Here’s a bold prediction not for the current election cycle, which is shaping up to be something of a snoozer, but rather the next one where things could get interesting: Rep. Kevin Cramer, who will be running for a third term in office in 2016, will run for the U.S. Senate in 2018. And he will win.
I say that not because I have any particular inside knowledge, but because it seems obvious to me based on the facts.
Which isn’t to say that I haven’t spoken to Cramer about 2018. He demurred on the question, giving a rote response about how he’s focused on doing his job now and running a strong campaign in 2016, but he did share with me some polling data he commissioned showing very strong approval numbers in the state.
Again, this is polling Cramer himself commissioned and chose to share publicly no doubt to serve his own purposes, so take it with a big grain of salt. That said, if we take the approval numbers at face value, they’re impressive (full data here):
Overall Cramer has a more than 67 percent favorability rating. He’s over 60 percent favorability with independents and Libertarians, and even among Democrats Cramer has more than 40 percent approval. Cramer seems to be particularly popular with younger voters, scoring over 73 percent with the under 35 demographic, and despite Cramer’s staunch pro-life position and the left’s “war on women” rhetoric Cramer is actually even more popular with women than men.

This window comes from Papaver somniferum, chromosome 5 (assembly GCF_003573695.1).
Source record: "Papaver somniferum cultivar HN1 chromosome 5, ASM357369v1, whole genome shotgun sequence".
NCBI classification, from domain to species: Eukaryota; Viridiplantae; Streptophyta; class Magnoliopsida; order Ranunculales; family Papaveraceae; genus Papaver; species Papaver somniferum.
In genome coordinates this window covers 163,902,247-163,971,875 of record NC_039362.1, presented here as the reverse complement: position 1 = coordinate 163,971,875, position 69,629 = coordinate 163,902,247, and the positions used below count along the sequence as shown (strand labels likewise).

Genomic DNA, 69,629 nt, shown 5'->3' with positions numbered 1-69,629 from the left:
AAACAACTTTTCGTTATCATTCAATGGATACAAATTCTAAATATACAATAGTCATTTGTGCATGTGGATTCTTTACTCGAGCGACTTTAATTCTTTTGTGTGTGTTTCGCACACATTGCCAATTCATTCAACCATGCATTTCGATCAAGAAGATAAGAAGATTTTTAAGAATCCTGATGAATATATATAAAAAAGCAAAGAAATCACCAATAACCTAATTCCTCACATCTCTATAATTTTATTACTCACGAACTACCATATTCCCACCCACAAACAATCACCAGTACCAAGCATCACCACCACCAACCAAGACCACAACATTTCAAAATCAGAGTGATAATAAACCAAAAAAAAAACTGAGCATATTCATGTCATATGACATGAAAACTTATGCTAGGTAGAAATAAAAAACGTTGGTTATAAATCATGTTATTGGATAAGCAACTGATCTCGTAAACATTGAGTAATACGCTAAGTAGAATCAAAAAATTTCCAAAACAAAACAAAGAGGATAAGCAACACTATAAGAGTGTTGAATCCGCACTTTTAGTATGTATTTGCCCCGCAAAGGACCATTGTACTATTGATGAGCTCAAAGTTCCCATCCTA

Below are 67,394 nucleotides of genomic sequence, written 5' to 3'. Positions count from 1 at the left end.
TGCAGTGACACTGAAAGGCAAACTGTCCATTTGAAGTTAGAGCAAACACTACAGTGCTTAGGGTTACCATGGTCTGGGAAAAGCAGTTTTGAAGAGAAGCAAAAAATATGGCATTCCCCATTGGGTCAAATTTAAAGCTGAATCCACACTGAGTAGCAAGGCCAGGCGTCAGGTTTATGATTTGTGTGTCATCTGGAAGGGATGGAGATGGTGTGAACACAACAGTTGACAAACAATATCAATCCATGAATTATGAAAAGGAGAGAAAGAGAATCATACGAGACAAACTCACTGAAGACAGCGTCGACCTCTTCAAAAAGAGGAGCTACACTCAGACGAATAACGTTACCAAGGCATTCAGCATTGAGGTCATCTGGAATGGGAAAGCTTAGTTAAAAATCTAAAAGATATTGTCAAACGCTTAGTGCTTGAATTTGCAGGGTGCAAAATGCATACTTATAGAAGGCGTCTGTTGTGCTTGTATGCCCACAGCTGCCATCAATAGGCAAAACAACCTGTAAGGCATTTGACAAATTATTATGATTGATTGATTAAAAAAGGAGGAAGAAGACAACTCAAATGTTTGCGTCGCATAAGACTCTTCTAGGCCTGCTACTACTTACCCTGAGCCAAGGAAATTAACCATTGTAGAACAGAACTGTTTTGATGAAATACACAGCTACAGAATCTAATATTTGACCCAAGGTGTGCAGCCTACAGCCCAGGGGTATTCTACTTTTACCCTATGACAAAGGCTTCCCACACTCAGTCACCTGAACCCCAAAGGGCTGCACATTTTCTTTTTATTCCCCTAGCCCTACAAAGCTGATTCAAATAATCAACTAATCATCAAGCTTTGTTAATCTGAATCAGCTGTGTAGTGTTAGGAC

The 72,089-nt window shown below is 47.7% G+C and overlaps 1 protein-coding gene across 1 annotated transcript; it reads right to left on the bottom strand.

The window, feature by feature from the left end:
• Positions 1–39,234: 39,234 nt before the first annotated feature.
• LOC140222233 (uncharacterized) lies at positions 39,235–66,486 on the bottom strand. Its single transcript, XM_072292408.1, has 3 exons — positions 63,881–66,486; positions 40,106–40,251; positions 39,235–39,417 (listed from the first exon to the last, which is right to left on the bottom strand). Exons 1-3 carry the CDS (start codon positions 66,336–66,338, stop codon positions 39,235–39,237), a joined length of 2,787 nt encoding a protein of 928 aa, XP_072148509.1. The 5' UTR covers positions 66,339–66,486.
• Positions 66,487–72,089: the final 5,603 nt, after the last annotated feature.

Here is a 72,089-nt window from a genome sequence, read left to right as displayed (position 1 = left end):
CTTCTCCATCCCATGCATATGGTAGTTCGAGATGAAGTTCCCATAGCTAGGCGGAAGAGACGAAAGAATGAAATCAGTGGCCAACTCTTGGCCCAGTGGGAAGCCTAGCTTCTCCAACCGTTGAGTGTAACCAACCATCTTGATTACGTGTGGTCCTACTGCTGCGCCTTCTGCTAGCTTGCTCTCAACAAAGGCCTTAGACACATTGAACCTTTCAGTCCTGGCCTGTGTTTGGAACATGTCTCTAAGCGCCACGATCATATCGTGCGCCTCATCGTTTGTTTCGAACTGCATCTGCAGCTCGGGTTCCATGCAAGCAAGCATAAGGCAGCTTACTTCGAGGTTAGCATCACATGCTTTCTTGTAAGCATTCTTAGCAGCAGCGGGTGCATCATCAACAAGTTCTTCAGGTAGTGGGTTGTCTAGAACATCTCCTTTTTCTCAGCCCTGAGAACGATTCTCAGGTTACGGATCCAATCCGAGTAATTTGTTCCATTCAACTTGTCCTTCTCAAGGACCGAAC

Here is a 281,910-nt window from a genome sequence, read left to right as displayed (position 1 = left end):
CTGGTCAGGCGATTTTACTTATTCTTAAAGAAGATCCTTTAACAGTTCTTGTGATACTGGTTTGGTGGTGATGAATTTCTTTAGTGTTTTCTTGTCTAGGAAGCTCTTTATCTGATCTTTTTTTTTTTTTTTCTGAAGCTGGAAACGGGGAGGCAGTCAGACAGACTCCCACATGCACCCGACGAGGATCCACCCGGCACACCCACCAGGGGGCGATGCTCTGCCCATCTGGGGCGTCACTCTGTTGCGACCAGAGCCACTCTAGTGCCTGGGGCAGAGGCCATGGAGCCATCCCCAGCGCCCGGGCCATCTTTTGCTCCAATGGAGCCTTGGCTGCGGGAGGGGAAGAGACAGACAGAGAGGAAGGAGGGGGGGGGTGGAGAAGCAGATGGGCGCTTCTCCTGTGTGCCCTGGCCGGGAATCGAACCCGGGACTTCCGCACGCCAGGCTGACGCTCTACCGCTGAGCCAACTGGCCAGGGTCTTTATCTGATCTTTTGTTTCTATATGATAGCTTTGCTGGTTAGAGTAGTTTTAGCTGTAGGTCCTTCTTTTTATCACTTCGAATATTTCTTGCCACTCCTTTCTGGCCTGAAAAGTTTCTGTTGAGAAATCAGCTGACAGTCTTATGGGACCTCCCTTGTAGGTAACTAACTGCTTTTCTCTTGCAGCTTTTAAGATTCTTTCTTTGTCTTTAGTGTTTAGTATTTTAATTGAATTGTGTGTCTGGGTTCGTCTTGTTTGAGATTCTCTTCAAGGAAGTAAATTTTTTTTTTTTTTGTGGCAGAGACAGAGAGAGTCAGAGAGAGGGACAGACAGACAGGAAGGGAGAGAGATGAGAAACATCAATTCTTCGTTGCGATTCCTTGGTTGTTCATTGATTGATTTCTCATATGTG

If we believe these numbers – and I’ll leave it up to you decide how much veracity they have – they look good for Cramer. But these aren’t the only facts we have supporting a potential 2018 run.
It seems unlikely that Cramer will face any real opposition from Democrats in 2016. Heck, Cramer’s 2014 opponent George Sinner, a Democrat state Senator from Fargo, sounded downright depressed about his party’s candidate recruitment efforts in a recent radio interview (audio here). Sinner actually suggested that Democrats might not even bother to nominate anyone in some top-of-the-ticket races like Governor or Senator in 2016. “Someone has to do it. I don’t know who that someone would be,” he said.
“The Democrats may not nominate somebody. That’s a real possibility,” he added.
Sinner didn’t mention the House race, but at this point does Cramer really look any more vulnerable than Senator John Hoeven (who is on the ballot in 2016)? Or whoever the Republican candidate will be in a wide-open gubernatorial race?
Cramer will be the odds-on favorite to win re-election in 2016 regardless of who, if anyone, Democrats pit against him. So could he be blamed for thinking about taking the momentum of three straight U.S. House race victories into a 2018 Senate campaign?
Of course not, though if he runs he would presumably be facing the Democrats’ strongest candidate in Senator Heidi Heitkamp, the incumbent. But “strong candidate” is a relative term. Since 2012 when both Cramer and Heitkamp were elected the former seems to have been gaining popularity in the state while the latter seems to be losing it.